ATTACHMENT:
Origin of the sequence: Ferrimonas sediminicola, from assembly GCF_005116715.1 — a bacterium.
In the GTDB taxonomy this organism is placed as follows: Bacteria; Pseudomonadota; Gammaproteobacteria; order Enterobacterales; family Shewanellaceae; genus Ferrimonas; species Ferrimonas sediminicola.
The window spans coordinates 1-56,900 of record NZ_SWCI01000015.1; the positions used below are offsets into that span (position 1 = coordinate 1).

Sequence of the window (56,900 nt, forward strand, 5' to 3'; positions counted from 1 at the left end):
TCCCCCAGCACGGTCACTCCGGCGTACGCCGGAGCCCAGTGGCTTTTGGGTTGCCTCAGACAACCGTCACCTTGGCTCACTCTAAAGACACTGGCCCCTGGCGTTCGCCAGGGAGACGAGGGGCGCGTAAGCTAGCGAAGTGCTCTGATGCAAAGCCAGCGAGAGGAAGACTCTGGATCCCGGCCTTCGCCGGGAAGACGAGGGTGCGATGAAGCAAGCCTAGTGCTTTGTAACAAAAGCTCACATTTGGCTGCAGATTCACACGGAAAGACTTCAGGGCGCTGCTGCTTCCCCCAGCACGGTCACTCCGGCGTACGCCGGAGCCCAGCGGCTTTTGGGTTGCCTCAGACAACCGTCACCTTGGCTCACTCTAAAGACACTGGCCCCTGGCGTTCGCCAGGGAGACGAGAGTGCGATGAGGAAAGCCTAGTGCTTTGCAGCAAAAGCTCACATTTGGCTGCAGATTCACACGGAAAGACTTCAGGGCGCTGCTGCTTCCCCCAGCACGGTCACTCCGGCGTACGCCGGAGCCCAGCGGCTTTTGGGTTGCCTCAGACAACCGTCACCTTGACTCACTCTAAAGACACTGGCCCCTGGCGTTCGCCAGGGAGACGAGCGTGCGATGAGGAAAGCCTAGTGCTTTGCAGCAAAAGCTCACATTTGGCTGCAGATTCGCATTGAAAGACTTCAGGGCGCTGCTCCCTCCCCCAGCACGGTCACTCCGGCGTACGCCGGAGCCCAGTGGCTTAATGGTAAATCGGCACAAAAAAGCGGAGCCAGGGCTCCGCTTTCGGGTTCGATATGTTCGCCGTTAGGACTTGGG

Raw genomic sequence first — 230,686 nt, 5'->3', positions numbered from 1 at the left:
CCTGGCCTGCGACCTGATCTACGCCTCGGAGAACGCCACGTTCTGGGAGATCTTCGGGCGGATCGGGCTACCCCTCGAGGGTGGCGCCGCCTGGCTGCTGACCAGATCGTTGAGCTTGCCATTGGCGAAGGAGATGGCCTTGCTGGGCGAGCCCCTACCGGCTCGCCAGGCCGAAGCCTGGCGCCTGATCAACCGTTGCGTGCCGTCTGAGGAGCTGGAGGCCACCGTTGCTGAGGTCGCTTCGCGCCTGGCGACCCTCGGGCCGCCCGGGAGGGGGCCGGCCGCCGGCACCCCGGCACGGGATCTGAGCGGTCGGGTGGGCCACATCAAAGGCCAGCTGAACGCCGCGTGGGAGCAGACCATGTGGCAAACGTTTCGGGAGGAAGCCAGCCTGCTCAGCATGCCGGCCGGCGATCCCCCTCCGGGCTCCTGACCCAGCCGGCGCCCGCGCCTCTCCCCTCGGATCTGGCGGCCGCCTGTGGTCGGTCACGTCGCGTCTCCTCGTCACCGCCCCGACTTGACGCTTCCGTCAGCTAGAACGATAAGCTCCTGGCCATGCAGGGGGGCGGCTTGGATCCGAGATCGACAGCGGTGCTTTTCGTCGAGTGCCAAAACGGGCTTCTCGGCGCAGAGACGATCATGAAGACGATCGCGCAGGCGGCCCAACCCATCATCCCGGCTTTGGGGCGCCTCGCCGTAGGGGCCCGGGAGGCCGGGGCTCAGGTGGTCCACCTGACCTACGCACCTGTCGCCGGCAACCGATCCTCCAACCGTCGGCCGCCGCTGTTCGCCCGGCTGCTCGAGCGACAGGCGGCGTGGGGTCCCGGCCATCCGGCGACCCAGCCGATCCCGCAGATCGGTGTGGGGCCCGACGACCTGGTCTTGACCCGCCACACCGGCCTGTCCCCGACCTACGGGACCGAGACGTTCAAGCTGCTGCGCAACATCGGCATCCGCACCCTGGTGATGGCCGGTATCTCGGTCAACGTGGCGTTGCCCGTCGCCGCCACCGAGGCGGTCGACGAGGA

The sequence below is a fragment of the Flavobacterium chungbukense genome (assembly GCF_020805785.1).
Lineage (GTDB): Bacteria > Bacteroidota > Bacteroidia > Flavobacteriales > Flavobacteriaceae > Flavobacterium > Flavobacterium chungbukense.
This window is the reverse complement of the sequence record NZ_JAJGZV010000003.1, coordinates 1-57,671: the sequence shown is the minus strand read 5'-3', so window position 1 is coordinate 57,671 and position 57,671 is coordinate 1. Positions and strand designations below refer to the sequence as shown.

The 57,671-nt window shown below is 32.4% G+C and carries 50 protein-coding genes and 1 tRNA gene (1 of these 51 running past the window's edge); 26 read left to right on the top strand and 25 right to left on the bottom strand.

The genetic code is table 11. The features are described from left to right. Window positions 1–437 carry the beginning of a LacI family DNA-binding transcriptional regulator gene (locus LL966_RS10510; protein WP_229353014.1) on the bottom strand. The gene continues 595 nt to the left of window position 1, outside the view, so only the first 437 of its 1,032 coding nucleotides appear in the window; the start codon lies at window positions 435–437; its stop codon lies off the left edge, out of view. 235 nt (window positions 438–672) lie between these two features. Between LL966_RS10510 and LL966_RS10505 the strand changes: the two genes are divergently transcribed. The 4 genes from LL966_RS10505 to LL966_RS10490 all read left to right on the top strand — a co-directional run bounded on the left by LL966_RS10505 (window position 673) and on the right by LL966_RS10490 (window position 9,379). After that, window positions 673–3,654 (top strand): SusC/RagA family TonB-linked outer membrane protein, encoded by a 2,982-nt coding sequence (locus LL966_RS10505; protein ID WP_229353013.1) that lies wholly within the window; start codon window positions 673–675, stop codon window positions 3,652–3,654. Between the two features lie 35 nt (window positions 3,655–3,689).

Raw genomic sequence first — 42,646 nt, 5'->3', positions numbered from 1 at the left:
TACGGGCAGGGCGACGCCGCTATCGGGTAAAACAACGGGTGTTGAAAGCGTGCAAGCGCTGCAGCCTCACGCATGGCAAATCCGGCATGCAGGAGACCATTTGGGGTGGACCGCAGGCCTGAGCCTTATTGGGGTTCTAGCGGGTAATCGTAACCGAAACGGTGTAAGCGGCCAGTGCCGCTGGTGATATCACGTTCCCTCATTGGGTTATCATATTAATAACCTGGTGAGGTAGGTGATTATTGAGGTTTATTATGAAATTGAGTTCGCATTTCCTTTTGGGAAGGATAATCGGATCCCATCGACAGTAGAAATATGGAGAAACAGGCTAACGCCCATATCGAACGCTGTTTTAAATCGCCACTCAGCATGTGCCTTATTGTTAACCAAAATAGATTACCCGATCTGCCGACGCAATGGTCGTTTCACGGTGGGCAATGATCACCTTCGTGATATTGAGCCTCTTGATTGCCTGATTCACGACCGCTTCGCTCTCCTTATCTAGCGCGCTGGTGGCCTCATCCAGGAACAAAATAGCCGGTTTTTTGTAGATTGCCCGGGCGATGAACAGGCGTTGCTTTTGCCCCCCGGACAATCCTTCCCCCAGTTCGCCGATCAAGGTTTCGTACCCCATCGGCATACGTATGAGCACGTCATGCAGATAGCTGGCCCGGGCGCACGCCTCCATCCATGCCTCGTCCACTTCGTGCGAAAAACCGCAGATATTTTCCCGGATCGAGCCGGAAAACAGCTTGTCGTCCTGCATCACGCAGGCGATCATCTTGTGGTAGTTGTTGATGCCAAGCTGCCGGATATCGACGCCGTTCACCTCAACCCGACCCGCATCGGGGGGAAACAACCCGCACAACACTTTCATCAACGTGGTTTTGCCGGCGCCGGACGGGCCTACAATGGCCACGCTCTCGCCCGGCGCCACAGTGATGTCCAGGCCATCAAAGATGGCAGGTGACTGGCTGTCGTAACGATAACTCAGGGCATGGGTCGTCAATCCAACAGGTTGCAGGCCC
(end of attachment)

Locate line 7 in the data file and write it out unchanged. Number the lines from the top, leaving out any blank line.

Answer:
CCTGGCCTGCGACCTGATCTACGCCTCGGAGAACGCCACGTTCTGGGAGATCTTCGGGCGGATCGGGCTACCCCTCGAGGGTGGCGCCGCCTGGCTGCTGACCAGATCGTTGAGCTTGCCATTGGCGAAGGAGATGGCCTTGCTGGGCGAGCCCCTACCGGCTCGCCAGGCCGAAGCCTGGCGCCTGATCAACCGTTGCGTGCCGTCTGAGGAGCTGGAGGCCACCGTTGCTGAGGTCGCTTCGCGCCTGGCGACCCTCGGGCCGCCCGGGAGGGGGCCGGCCGCCGGCACCCCGGCACGGGATCTGAGCGGTCGGGTGGGCCACATCAAAGGCCAGCTGAACGCCGCGTGGGAGCAGACCATGTGGCAAACGTTTCGGGAGGAAGCCAGCCTGCTCAGCATGCCGGCCGGCGATCCCCCTCCGGGCTCCTGACCCAGCCGGCGCCCGCGCCTCTCCCCTCGGATCTGGCGGCCGCCTGTGGTCGGTCACGTCGCGTCTCCTCGTCACCGCCCCGACTTGACGCTTCCGTCAGCTAGAACGATAAGCTCCTGGCCATGCAGGGGGGCGGCTTGGATCCGAGATCGACAGCGGTGCTTTTCGTCGAGTGCCAAAACGGGCTTCTCGGCGCAGAGACGATCATGAAGACGATCGCGCAGGCGGCCCAACCCATCATCCCGGCTTTGGGGCGCCTCGCCGTAGGGGCCCGGGAGGCCGGGGCTCAGGTGGTCCACCTGACCTACGCACCTGTCGCCGGCAACCGATCCTCCAACCGTCGGCCGCCGCTGTTCGCCCGGCTGCTCGAGCGACAGGCGGCGTGGGGTCCCGGCCATCCGGCGACCCAGCCGATCCCGCAGATCGGTGTGGGGCCCGACGACCTGGTCTTGACCCGCCACACCGGCCTGTCCCCGACCTACGGGACCGAGACGTTCAAGCTGCTGCGCAACATCGGCATCCGCACCCTGGTGATGGCCGGTATCTCGGTCAACGTGGCGTTGCCCGTCGCCGCCACCGAGGCGGTCGACGAGGA